Fat Chance in a Wired World


Having authored a book on obesity and another more recent book that touches on the high cost of cheap food I read with interest "Beating Obesity," Marc Ambinder's article in this month's issue.  The piece, built around his own battle with weight, was enlightening and balanced, but dealt mostly with the supply side of the issue -- the easy availability of palatable food.  No question that food plays a critical role, but there's another equally important side to the obesity pandemic that is sometimes obscured in the furor over school lunches, soda, and bake sales: personal computers. 

The food system hasn't changed all that much over the past decade as the obesity problem has soared.  What has changed is how much and how often most Americans move. The scientific literature linking computer use with obesity and adioposity (fat levels) is enormous...and should be no surprise to anyone who considers how little need most of us have to actually get up from our chairs these days. 

Some argue that walking and other low level exertions expend relatively few calories,  but this is misleading.  To begin, low level exercise -- walking and even standing rather than sitting -- can burn hundreds of extra calories over a day, thousands over a week.  Equally important, calorie "burn" is just part of the picture -- exercise also helps modulate hormonal levels that influence eating behavior.  Individuals vary, of course, but most of us are not wired biologically to live sedentary lives. And when we do, we are more likely to overshoot -- that is, to overeat relative to our calorie expenditure.  This explains why exercise is so critical in preventing weight gain.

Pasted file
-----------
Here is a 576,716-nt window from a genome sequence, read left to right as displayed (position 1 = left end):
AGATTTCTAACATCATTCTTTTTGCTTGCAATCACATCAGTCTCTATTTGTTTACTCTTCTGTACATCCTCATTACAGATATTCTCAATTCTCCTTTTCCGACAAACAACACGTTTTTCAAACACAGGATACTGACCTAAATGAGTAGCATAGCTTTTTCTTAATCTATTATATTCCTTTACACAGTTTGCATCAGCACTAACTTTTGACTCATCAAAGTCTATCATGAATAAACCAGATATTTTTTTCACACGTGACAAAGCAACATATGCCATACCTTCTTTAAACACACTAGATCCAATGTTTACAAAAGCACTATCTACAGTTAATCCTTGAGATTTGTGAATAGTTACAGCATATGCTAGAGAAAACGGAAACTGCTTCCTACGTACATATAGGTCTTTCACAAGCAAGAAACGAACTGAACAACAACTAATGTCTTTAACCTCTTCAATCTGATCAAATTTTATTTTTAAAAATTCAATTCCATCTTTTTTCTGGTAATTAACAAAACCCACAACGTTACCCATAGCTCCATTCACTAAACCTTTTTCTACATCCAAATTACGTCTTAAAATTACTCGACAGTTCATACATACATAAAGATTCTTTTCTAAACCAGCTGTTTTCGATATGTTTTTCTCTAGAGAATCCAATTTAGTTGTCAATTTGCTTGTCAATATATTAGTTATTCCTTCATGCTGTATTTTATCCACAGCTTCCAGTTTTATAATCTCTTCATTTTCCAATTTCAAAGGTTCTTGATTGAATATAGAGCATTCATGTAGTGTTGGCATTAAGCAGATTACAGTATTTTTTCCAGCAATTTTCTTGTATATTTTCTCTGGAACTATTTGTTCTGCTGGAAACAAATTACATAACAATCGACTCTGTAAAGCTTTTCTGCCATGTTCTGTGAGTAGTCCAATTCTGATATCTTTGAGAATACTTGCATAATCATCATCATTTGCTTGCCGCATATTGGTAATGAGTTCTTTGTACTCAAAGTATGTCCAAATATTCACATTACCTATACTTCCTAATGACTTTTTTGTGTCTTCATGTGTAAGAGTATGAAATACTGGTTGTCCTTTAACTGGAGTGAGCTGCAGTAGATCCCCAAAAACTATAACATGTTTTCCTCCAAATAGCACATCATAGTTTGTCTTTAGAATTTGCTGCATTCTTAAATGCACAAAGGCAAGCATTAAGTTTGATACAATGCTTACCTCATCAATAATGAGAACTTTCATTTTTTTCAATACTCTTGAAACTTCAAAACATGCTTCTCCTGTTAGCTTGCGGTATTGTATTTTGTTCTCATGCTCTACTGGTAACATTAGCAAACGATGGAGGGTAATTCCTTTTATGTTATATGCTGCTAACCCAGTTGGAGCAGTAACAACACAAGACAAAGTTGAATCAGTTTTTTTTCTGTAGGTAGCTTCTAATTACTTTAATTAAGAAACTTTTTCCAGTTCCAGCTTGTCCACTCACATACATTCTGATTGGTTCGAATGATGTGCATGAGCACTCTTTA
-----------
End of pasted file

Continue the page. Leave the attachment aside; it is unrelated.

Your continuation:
In a study published last September, laboratory rats fattened on a high fat diet and then slimmed through calorie reduction maintained their lower weight while eating what they liked if they also ran on a treadmill.  Without the treadmill, the rats stayed fat.  It seems a regular workout reoriented metabolic pathways, thereby limiting the rats' natural drive to replace the lost body fat.  This is the way it works in humans, too, explaining why active people -- like mail delivers and hair stylists -- actually have an easier time maintaining their weight then do those of us who work at a desk all day. 

Now that computers have made it possible -- and in some cases even expected -- to sit for hours at a time, it's particularly critical that we encourage activity, at least in our leisure time, and especially for our kids. 

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Ellen Ruppel Shell is the co-director of the Graduate Program in Science Journalism at Boston University. She is the author of Cheap: The High Cost of Discount Culture.

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